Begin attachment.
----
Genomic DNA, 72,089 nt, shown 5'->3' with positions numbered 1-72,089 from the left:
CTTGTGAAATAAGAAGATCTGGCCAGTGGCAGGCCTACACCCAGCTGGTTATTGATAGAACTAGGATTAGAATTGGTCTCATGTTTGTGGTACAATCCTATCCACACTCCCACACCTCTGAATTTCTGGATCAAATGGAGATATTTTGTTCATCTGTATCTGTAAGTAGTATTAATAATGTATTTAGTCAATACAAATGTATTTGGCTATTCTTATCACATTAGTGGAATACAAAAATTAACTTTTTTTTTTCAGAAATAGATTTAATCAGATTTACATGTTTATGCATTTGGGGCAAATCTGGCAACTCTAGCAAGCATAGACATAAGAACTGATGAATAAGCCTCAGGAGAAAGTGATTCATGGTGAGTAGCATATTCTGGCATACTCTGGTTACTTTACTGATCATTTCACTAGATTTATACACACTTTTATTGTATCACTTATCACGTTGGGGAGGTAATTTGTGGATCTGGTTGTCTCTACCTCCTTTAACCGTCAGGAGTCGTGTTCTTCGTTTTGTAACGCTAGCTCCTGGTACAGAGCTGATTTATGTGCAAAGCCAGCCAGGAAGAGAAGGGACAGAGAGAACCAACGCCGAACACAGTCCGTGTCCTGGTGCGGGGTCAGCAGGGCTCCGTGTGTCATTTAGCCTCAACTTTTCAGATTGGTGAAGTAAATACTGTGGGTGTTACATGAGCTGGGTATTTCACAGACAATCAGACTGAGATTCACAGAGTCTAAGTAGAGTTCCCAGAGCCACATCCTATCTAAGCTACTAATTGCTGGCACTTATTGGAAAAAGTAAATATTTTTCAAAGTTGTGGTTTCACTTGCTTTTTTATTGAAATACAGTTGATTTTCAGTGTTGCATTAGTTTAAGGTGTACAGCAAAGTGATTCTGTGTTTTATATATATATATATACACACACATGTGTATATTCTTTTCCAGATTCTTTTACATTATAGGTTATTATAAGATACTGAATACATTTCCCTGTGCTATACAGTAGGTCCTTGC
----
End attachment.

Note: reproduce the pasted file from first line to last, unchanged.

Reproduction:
Genomic DNA, 72,089 nt, shown 5'->3' with positions numbered 1-72,089 from the left:
CTTGTGAAATAAGAAGATCTGGCCAGTGGCAGGCCTACACCCAGCTGGTTATTGATAGAACTAGGATTAGAATTGGTCTCATGTTTGTGGTACAATCCTATCCACACTCCCACACCTCTGAATTTCTGGATCAAATGGAGATATTTTGTTCATCTGTATCTGTAAGTAGTATTAATAATGTATTTAGTCAATACAAATGTATTTGGCTATTCTTATCACATTAGTGGAATACAAAAATTAACTTTTTTTTTTCAGAAATAGATTTAATCAGATTTACATGTTTATGCATTTGGGGCAAATCTGGCAACTCTAGCAAGCATAGACATAAGAACTGATGAATAAGCCTCAGGAGAAAGTGATTCATGGTGAGTAGCATATTCTGGCATACTCTGGTTACTTTACTGATCATTTCACTAGATTTATACACACTTTTATTGTATCACTTATCACGTTGGGGAGGTAATTTGTGGATCTGGTTGTCTCTACCTCCTTTAACCGTCAGGAGTCGTGTTCTTCGTTTTGTAACGCTAGCTCCTGGTACAGAGCTGATTTATGTGCAAAGCCAGCCAGGAAGAGAAGGGACAGAGAGAACCAACGCCGAACACAGTCCGTGTCCTGGTGCGGGGTCAGCAGGGCTCCGTGTGTCATTTAGCCTCAACTTTTCAGATTGGTGAAGTAAATACTGTGGGTGTTACATGAGCTGGGTATTTCACAGACAATCAGACTGAGATTCACAGAGTCTAAGTAGAGTTCCCAGAGCCACATCCTATCTAAGCTACTAATTGCTGGCACTTATTGGAAAAAGTAAATATTTTTCAAAGTTGTGGTTTCACTTGCTTTTTTATTGAAATACAGTTGATTTTCAGTGTTGCATTAGTTTAAGGTGTACAGCAAAGTGATTCTGTGTTTTATATATATATATATACACACACATGTGTATATTCTTTTCCAGATTCTTTTACATTATAGGTTATTATAAGATACTGAATACATTTCCCTGTGCTATACAGTAGGTCCTTGC